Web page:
Retail Stores Should Leverage the Magic of Multichannel Distribution
Large retailers and online stores, like Rakuten, depend on cloud-based shopping cart solutions. A POS system will help you do something that costs the large retailers millions of dollars to do – it will allow you to set up multichannel distribution system.
What is multichannel distribution? It’s a system whereby customers can purchase something in store or online and where they can either then pick it up in-store or get it delivered. Retailers are finding that all channels matter, whether in store, on a mobile device or online at home. Their ultimate strength lies in how they can make all channels work together to deliver customer satisfaction to all consumers, no matter where they shop.
The idea is that the lines become blurred between your physical store and your online one. Your POS manages the inventory and transactions behind the scenes. With traditional retailing, this would have been either too difficult or impossible to do on a cost-effective basis.
E-Commerce Supports Traditional Offline Direct Marketing
Some companies use POS systems in unique and successful ways. Take Uniqlo, a global fashion retailer with the third-highest retail sales in the world. The key to its success is using its e-commerce to bolster its traditional market efforts. The average percentage of sales coming from Japanese e-commerce for apparel companies is between 3 and 5 percent.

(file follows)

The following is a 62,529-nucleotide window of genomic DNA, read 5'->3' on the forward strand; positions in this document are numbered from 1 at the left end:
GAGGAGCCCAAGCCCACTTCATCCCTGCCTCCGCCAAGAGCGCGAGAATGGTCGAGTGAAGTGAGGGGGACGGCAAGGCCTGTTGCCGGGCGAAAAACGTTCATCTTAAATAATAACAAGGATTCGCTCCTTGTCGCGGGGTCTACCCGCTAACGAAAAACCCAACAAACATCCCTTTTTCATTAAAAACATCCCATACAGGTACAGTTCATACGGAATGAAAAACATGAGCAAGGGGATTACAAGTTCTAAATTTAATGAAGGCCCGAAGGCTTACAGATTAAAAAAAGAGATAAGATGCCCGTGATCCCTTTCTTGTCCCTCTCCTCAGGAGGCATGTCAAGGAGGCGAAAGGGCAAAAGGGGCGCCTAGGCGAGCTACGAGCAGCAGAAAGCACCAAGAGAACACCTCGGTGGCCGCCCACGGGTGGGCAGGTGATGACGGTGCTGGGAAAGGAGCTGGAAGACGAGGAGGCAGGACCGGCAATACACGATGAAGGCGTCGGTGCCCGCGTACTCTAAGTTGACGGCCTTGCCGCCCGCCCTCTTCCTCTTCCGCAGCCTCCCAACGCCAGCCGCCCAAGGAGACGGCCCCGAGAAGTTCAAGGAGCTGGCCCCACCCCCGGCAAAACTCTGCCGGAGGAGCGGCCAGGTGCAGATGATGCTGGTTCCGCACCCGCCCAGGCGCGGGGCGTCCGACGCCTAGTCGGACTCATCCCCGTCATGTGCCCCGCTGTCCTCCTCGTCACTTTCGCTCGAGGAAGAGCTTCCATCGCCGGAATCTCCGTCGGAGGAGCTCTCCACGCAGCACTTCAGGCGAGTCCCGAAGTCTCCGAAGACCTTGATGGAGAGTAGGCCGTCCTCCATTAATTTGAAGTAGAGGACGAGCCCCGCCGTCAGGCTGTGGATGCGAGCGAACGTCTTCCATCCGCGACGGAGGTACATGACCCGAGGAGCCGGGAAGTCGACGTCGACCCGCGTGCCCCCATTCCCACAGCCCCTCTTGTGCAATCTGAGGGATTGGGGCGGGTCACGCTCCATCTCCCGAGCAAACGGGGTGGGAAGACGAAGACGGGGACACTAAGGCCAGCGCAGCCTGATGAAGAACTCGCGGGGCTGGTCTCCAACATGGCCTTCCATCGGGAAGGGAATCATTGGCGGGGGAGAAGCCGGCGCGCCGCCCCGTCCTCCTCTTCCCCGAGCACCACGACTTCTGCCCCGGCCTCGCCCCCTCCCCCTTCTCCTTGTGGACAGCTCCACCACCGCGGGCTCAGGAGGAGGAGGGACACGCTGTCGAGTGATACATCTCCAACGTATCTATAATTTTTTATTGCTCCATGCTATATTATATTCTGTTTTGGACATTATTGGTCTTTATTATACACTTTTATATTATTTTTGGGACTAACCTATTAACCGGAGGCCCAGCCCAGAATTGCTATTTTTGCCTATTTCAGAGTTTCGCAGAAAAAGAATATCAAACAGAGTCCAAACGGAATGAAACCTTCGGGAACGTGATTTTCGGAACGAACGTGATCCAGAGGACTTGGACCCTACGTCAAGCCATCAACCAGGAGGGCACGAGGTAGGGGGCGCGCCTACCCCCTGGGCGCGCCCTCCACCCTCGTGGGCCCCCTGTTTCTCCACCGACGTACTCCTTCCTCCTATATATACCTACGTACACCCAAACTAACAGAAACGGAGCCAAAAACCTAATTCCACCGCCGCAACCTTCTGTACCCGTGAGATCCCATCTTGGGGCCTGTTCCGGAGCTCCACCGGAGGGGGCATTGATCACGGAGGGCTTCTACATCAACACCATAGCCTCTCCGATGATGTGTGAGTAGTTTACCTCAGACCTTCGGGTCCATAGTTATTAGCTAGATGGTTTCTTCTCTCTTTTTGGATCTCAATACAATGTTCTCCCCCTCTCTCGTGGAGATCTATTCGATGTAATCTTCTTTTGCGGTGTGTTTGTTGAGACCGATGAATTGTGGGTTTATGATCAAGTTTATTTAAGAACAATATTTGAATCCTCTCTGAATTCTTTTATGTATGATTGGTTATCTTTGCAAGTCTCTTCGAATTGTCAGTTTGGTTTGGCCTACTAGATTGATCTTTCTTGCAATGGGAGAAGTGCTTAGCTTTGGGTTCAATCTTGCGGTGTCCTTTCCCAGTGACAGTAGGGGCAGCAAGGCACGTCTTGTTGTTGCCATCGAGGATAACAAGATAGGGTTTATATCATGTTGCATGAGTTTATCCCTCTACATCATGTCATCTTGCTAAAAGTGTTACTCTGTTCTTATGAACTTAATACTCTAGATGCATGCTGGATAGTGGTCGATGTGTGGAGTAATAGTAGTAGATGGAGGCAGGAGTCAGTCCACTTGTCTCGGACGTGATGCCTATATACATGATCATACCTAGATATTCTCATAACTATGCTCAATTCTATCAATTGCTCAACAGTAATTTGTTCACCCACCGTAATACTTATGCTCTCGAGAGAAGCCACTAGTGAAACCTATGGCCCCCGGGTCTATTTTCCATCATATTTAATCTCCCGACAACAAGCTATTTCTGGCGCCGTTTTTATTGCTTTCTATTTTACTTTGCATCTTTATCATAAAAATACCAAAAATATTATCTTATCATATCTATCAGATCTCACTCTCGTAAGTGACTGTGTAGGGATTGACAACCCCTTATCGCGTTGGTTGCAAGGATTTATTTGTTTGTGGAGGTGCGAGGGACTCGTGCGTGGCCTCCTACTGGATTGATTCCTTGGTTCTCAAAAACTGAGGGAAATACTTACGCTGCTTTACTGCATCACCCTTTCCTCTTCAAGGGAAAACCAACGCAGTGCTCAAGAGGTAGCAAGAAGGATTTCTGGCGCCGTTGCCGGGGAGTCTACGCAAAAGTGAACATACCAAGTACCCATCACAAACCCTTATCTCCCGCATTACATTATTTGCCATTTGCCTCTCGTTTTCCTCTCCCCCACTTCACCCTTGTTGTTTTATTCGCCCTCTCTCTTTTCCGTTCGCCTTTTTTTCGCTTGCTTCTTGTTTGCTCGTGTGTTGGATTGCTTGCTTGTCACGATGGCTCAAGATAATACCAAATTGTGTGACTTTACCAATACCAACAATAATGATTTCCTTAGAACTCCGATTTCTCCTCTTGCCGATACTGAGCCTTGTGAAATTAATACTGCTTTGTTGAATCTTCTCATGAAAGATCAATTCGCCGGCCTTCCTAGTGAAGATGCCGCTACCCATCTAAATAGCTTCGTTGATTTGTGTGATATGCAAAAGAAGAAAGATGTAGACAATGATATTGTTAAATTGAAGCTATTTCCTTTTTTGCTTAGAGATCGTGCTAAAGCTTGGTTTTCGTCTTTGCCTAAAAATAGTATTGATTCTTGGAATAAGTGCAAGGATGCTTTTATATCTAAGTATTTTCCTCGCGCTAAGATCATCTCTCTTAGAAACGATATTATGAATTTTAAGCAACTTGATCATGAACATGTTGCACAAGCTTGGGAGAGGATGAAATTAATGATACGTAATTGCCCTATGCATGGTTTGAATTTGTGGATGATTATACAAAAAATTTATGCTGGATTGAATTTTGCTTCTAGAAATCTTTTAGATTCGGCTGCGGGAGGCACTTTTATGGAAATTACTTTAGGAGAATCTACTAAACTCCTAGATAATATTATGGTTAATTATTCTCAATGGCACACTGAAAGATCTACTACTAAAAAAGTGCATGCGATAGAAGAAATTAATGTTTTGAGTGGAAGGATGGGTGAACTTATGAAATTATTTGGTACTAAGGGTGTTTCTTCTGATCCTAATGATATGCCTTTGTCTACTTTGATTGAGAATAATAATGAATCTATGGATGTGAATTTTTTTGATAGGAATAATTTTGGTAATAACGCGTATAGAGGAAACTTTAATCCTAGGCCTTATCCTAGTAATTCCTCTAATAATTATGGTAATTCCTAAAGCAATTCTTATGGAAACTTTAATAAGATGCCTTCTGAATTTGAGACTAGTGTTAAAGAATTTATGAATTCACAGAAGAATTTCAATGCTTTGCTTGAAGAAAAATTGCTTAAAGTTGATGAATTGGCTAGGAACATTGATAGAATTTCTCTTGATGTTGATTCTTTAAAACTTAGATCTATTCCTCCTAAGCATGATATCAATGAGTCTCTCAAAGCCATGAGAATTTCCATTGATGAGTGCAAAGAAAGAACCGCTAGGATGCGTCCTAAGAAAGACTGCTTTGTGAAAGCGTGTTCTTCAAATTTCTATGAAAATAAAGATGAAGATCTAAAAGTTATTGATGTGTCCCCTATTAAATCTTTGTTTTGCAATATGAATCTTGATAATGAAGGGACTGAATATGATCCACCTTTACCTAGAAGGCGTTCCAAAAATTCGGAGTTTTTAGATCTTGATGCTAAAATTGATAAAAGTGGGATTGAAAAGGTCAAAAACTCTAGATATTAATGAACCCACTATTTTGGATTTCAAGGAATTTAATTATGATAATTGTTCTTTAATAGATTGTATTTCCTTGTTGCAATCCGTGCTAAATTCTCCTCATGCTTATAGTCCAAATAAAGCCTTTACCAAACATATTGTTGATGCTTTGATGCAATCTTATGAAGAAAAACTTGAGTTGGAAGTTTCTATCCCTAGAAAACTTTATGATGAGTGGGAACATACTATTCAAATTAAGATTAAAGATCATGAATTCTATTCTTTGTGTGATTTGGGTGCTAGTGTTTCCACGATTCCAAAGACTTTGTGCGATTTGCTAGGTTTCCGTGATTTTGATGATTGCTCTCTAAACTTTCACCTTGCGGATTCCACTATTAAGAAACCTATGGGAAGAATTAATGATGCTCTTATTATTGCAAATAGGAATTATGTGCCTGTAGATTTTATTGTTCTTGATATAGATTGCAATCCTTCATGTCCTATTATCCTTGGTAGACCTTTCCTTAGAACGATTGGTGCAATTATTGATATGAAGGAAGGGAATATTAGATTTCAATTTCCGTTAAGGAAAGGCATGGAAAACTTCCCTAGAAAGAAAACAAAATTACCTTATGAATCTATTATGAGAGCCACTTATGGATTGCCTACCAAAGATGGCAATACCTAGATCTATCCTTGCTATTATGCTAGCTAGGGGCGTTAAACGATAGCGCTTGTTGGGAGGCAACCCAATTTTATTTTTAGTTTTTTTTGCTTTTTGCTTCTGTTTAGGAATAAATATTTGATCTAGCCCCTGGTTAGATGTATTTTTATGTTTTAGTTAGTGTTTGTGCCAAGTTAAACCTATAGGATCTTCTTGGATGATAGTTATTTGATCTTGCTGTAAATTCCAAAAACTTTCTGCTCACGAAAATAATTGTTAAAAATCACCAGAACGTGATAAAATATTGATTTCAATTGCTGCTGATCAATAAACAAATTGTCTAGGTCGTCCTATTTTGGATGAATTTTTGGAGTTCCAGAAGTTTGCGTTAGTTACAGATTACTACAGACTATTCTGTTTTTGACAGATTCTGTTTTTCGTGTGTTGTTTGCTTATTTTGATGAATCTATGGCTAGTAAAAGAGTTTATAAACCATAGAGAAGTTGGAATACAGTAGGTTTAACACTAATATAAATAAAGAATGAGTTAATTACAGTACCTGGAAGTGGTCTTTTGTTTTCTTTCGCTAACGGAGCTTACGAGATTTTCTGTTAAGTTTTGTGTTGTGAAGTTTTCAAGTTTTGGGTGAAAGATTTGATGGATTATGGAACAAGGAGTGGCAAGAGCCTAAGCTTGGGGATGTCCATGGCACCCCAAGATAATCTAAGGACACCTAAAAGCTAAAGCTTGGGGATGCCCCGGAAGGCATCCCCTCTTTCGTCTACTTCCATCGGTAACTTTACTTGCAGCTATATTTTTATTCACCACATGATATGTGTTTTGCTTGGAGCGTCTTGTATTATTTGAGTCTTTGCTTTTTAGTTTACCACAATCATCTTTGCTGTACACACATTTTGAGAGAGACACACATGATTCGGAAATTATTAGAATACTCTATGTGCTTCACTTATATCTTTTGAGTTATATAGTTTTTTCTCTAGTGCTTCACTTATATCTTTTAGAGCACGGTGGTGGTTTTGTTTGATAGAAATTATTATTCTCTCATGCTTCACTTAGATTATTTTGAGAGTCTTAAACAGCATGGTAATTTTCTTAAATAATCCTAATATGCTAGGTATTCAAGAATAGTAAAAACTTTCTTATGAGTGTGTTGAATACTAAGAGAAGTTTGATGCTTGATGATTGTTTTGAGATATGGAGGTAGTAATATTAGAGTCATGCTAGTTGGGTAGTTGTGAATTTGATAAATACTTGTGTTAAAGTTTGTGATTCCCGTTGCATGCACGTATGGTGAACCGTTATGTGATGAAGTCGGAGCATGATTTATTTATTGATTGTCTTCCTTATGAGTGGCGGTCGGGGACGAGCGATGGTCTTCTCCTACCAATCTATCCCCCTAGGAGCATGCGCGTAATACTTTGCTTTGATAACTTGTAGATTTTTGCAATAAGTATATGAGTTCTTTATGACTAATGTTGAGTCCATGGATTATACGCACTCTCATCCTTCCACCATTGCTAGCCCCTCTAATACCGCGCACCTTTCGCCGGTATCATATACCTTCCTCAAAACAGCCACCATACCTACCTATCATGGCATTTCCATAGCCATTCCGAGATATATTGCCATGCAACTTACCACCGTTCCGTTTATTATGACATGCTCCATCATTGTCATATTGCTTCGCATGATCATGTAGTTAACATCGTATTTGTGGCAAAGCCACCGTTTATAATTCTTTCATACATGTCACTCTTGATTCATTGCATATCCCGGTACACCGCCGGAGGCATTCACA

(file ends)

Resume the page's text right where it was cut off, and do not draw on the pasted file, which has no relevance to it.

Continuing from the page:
Uniqlo sits squarely at 3.3 percent – just barely within that range. It doesn’t have a solid e-commerce strategy, and doesn’t have a big budget for developing its online brand. Instead, they focus on traditional retail sales, while using their POS systems to tie into Internet sales and bring data and analytics to their retail operations.
This helps them make better marketing decisions, because they can use their online stores as a proxy for retail sales. If they put just the minimum effort in to maintain online sales, it’s less expensive than trying to roll out the more expensive direct mail test campaigns. This way, their POS works for them as an affordable way to test new marketing strategies.
Consumers Expect Fast Checkouts
Consumers now demand shorter checkout times, and iPad POS systems deliver. In fact, some stores are even migrating away from the traditional POS system into self-scan checkouts that combine cloud-based POS systems with newer self-checkout technology.
Consumers scan items using their phone and then pay for it using an online account and walk out the door. The most famous brand that started it all was, of course, Apple, with its self-pay option called AppleStore. You just scan an item, and then pay for it using your iTunes account.
Even in the remotest parts of China, increasingly digitally-savvy online consumers are seeking to learn all about the attributes and pricing of worldwide brands, stepping away from the old standards. As they become more discerning, multinational and multichannel brands are stepping up their efforts to prove their value, which will pay off for them in the long run.